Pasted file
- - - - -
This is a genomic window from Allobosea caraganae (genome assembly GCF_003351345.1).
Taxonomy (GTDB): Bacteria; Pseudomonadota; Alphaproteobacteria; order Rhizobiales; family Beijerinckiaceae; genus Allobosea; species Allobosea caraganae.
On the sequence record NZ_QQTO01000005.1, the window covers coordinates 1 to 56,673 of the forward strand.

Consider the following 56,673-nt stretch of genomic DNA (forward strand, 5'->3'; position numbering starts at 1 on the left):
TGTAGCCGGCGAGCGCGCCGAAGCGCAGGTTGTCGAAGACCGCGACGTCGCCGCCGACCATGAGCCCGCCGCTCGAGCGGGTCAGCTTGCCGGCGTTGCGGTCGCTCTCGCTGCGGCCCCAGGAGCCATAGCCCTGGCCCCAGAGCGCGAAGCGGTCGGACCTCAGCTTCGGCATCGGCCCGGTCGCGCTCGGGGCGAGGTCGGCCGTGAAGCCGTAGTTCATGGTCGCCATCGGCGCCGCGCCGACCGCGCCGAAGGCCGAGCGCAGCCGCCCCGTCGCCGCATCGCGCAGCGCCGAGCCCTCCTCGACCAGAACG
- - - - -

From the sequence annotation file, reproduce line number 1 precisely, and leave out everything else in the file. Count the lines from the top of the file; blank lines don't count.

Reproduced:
This is a genomic window from Allobosea caraganae (genome assembly GCF_003351345.1).